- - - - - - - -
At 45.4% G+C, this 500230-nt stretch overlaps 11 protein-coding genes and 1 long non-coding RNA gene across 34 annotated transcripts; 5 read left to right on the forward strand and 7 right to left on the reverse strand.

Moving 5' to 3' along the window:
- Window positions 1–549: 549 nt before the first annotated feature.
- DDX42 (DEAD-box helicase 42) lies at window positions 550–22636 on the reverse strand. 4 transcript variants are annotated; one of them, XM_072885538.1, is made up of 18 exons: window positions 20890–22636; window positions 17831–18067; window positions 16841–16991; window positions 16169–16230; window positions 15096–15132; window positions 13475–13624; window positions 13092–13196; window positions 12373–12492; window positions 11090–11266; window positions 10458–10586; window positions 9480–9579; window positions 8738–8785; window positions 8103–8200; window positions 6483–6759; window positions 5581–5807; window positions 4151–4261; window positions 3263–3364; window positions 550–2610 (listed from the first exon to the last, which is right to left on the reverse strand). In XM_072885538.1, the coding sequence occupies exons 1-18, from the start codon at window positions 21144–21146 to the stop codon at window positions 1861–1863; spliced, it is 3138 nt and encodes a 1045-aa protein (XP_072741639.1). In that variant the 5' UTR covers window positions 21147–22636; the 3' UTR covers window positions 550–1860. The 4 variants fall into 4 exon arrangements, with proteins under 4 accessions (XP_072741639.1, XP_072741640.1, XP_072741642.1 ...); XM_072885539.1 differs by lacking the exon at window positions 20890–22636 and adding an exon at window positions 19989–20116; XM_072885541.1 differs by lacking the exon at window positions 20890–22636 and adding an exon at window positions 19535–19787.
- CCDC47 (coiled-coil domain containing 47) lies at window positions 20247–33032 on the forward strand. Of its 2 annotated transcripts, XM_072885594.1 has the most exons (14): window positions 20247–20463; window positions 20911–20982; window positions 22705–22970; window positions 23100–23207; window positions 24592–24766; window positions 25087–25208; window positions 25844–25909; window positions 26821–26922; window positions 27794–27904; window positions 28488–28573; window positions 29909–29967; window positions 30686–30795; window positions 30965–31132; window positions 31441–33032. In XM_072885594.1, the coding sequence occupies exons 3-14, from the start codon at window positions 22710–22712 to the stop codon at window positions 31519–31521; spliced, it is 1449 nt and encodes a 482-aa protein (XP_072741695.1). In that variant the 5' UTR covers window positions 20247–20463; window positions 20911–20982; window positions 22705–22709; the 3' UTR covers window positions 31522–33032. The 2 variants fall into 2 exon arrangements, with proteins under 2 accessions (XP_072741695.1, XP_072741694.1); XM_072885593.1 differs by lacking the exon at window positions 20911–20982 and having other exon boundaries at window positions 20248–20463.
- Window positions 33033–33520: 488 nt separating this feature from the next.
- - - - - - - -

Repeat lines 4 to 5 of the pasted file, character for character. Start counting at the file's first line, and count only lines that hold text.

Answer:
- DDX42 (DEAD-box helicase 42) lies at window positions 550–22636 on the reverse strand. 4 transcript variants are annotated; one of them, XM_072885538.1, is made up of 18 exons: window positions 20890–22636; window positions 17831–18067; window positions 16841–16991; window positions 16169–16230; window positions 15096–15132; window positions 13475–13624; window positions 13092–13196; window positions 12373–12492; window positions 11090–11266; window positions 10458–10586; window positions 9480–9579; window positions 8738–8785; window positions 8103–8200; window positions 6483–6759; window positions 5581–5807; window positions 4151–4261; window positions 3263–3364; window positions 550–2610 (listed from the first exon to the last, which is right to left on the reverse strand). In XM_072885538.1, the coding sequence occupies exons 1-18, from the start codon at window positions 21144–21146 to the stop codon at window positions 1861–1863; spliced, it is 3138 nt and encodes a 1045-aa protein (XP_072741639.1). In that variant the 5' UTR covers window positions 21147–22636; the 3' UTR covers window positions 550–1860. The 4 variants fall into 4 exon arrangements, with proteins under 4 accessions (XP_072741639.1, XP_072741640.1, XP_072741642.1 ...); XM_072885539.1 differs by lacking the exon at window positions 20890–22636 and adding an exon at window positions 19989–20116; XM_072885541.1 differs by lacking the exon at window positions 20890–22636 and adding an exon at window positions 19535–19787.
- CCDC47 (coiled-coil domain containing 47) lies at window positions 20247–33032 on the forward strand. Of its 2 annotated transcripts, XM_072885594.1 has the most exons (14): window positions 20247–20463; window positions 20911–20982; window positions 22705–22970; window positions 23100–23207; window positions 24592–24766; window positions 25087–25208; window positions 25844–25909; window positions 26821–26922; window positions 27794–27904; window positions 28488–28573; window positions 29909–29967; window positions 30686–30795; window positions 30965–31132; window positions 31441–33032. In XM_072885594.1, the coding sequence occupies exons 3-14, from the start codon at window positions 22710–22712 to the stop codon at window positions 31519–31521; spliced, it is 1449 nt and encodes a 482-aa protein (XP_072741695.1). In that variant the 5' UTR covers window positions 20247–20463; window positions 20911–20982; window positions 22705–22709; the 3' UTR covers window positions 31522–33032. The 2 variants fall into 2 exon arrangements, with proteins under 2 accessions (XP_072741695.1, XP_072741694.1); XM_072885593.1 differs by lacking the exon at window positions 20911–20982 and having other exon boundaries at window positions 20248–20463.